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    The maximum length of a PubNub message is 32KB (see: PubNub SDK docs and PubNub soft and hard limits). If it’s over 32KB, your message will not be delivered.

    But what does 32KB really look like for a message? If you are building an IoT-based solution, you are probably not too worried about message size. You are likely just sending short update information, like longitude and latitude for geolocation needs, temperature or sensor data for embedded systems, or short instructions to control lights or other smart appliances. Likewise, leaderboards for realtime, large-scale online games easily fit in 32KB.

    But there are many use cases that require more information in a single PubNub message. Think chat messages or analysis from a cognitive service. In this post, we’ll use a chat message as our example.

    Let’s Do Some Math(s)

    To figure out the total size of a payload, first, we have to define what a chat message might look like. A chat message for our calculating use includes the entire payload: the channel, any ‘side channel’ information, and the actual text itself. When packaged up by PubNub, it will also include envelope information including the timestamp and other control information needed for routing.

    The message you publish from a client might look something like:

    var channel = "doc_patient_comms_a";
    var message = {
        "name" : "Dr. Blackwell",
        "company" : "Sunnydale Memorial",
        "uuid" : "uuid-string",
        "text" : "Your test results are back and everything looks normal."
    };
    

    To calculate message size, combine the channel string and message JSON string, URI encode the result (encodeURIComponent in Javascript) and then check the message length (String.length in Javascript). A best practice is to then add 100 to the result to account for the PubNub envelope information. See our support document for a full Javascript function and for ideas on how you might structure it for one of our 70+ other supported SDKs.

    Examples

    Now that we have a way to calculate message size, let’s take some historical texts and plug them in to see how big of a document we could send.

    The Declaration of Independence, by Thomas Jefferson published as a PubNub message:

    var channel = "continental_congress_declaration_subcommittee";
    var message = {
        "name" : "Mr. Jefferson",
        "uuid" : "4f4ec1b4-4957-4125-9103-c6edcfe37770",
        "text" : "The unanimous Declaration of the thirteen united States of America, When in the Course of human events[…]our sacred Honor."
    };
    

    This message calculates to 11.4KB. So, Mr. Jefferson could send two copies of the Declaration in a single PubNub message. It would then publish anywhere in the world in under 250ms. Much faster than by messengers on horses and boats.

    Routine for a Hornet by Don Berry, from Project Gutenberg (tested using the “Plain Text UTF-8” version with Project Gutenberg license text removed):

    var channel = "worlds_of_science_fiction_editors";
    var message = {
        "name" : "Don Berry",
        "uuid" : "99c8361f-ac61-47f5-9b5f-22095227e6e3",
        "text" : "ROUTINE for a HORNET[…]in any case."
    };
    

    In one payload, you can send about 85% of this short story from “The Worlds of Science Fiction”, but you’ll have to stop at the cliffhanger “…Nor could he have taken his hands away from the controls in any case,” and send the rest in a second message. However, since each message arrives in 50-250ms, it’s a short wait.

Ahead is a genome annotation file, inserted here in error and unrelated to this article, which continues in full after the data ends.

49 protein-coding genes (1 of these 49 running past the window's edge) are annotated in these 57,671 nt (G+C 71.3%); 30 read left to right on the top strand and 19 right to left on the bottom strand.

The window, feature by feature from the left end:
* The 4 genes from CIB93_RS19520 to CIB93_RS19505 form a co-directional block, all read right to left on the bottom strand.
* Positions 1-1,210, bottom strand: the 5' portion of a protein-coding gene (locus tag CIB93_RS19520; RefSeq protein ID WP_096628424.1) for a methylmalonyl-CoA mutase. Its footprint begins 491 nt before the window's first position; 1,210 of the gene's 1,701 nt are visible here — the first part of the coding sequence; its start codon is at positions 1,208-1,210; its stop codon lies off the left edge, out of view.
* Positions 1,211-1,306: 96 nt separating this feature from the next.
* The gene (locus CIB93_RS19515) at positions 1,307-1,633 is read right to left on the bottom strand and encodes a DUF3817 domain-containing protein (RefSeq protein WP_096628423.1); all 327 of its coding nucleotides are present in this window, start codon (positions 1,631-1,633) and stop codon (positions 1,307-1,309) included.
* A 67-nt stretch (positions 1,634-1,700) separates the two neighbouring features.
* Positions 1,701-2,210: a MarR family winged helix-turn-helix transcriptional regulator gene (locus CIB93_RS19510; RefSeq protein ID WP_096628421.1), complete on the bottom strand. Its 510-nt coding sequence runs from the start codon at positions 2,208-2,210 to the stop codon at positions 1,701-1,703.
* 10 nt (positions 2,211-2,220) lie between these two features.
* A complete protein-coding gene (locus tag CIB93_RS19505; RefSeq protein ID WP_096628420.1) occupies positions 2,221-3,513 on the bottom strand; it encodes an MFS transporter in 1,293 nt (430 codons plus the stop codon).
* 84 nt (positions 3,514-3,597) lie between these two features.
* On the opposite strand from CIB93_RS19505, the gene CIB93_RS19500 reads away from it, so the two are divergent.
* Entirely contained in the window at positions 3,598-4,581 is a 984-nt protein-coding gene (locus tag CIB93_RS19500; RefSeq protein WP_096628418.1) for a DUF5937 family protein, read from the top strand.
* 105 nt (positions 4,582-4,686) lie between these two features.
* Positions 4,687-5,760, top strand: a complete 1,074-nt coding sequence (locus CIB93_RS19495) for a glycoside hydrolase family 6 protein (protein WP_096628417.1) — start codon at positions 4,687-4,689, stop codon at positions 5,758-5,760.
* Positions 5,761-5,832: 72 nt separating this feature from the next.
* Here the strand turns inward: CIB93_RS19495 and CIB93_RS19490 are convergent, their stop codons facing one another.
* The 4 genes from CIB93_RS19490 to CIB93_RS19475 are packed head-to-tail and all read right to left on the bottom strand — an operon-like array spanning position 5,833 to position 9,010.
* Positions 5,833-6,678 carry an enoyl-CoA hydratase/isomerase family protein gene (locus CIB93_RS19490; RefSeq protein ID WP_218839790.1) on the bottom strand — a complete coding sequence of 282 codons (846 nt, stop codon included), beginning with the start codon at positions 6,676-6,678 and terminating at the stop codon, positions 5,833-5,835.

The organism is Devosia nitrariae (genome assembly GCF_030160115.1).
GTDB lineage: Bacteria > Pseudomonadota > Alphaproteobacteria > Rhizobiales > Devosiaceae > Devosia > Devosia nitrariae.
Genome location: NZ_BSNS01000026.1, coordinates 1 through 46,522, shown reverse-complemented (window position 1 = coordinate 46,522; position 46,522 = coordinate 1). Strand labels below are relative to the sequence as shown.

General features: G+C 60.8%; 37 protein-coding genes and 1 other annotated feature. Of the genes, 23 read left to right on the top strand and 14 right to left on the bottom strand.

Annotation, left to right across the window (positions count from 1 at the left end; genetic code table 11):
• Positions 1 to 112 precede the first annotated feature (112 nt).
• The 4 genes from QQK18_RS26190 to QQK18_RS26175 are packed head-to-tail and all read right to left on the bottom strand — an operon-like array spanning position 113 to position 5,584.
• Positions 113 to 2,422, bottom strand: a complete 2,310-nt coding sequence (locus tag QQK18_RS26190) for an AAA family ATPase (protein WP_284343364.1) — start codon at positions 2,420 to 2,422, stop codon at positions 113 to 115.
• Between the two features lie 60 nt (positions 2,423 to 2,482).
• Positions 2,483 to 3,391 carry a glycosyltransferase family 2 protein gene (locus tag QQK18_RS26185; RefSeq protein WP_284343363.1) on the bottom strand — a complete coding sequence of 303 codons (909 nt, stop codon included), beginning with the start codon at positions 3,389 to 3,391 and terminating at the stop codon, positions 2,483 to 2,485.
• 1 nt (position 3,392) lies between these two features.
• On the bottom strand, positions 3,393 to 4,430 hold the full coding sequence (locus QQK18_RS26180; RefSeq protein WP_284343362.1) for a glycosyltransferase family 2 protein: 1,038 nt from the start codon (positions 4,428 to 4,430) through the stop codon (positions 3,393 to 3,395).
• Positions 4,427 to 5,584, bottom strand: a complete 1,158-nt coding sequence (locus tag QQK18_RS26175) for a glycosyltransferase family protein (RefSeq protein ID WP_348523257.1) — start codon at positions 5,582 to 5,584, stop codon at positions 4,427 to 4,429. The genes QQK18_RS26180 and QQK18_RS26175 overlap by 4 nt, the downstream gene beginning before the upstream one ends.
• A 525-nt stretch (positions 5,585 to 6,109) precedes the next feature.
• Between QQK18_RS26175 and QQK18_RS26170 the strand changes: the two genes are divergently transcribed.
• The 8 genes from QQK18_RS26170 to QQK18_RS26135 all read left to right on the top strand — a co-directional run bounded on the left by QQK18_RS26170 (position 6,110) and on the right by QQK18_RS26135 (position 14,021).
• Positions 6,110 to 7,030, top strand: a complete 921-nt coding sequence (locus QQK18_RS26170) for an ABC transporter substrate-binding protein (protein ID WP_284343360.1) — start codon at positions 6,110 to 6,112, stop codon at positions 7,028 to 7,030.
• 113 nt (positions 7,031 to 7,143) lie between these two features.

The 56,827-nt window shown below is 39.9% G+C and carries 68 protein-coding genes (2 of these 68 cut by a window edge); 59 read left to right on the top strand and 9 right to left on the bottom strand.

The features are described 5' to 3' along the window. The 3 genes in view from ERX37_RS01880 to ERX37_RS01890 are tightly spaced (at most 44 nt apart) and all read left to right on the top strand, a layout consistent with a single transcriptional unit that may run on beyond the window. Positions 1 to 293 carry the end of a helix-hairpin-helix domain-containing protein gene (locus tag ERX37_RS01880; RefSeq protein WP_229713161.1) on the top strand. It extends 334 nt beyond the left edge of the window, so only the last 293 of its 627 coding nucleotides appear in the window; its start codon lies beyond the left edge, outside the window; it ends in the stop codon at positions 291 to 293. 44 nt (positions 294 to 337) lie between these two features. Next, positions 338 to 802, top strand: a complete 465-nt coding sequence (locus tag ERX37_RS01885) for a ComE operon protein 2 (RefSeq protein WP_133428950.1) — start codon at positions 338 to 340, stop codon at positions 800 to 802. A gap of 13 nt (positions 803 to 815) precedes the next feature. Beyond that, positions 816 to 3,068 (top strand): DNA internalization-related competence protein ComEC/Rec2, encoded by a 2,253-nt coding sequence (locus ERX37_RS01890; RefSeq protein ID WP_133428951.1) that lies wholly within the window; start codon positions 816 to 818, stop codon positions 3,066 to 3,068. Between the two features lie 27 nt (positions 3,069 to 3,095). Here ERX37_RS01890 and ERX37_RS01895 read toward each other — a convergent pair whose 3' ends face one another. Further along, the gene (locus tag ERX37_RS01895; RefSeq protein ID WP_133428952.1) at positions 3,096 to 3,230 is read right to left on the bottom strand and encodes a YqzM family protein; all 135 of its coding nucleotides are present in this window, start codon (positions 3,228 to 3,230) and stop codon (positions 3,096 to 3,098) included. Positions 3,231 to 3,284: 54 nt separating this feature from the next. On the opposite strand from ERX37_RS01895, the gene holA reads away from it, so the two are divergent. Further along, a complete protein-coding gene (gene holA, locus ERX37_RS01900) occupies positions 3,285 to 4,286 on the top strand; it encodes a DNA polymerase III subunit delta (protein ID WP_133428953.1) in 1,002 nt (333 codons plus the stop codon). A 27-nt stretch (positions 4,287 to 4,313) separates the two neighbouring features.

British Goblins: Welsh Folk-lore, Fairy Mythology, Legends and Traditions by Sikes. This is a long tome (773kB file size). If someone wanted to send this, you would need to break it up into multiple pieces. In my testing, each chapter of each book fills up our payload. For instance, “BOOK 1 The Realm of Faerie, Chapter 1 – Fairy Tales and the Ancient Mythology…” is 23KB by itself. There is much to know about Fairyland.

    var channel = "british_goblin_researchers";
    var message = {
        "name" : "Sikes",
        "uuid" : "8044e839-a3b2-4bab-b2d1-c52897299cf5",
        "text" : "BOOK I.[…]'Welsh Melodies.'"
    };
    

    Best Practices

    As we’ve seen, 32KB is a reasonable amount of text. However, it is a best practice to test every user-generated message for size. If it is too big, we have some suggestions on how to adapt in our support article “Can I send large messages with PubNub?

    Also, remember that encrypting messages can add 30% and that messages written in double-byte languages take up more room — plan accordingly.

    Pro Tip: Keeping your messages < 1.5KB in size will allow them to fit into a single TCP packet.

    What about images? Images can be sent when converted to base-64. That conversion adds significant overhead so, again, test your system. Check out our DIY Snapchat clone demo project for some ideas.

    Finally, what is 250ms? 250 milliseconds is shorter than it took you to read this sentence. With 15 points of presence around the world and a patented realtime architecture, PubNub delivers your payloads quickly.

    A Final Thought

    It can be tempting to attempt to answer every technical question before you begin a new project. The beauty of the PubNub SDKs is there is rarely only one right way. We have plenty of examples on our blog and if you get stuck, reach out – we want you to be successful. If you build something and open source it, drop a line to our Developer Relations team – we would love to see it.

    Coda

    var channel = "pubnub_blog";
    var message = {
        "name" : "Mark Williams",
        "uuid" : "d75dace8-1f15-4b8e-80a3-646ad97b58de",
        "text" : "The maximum length […] we would love to see it."
    };
    

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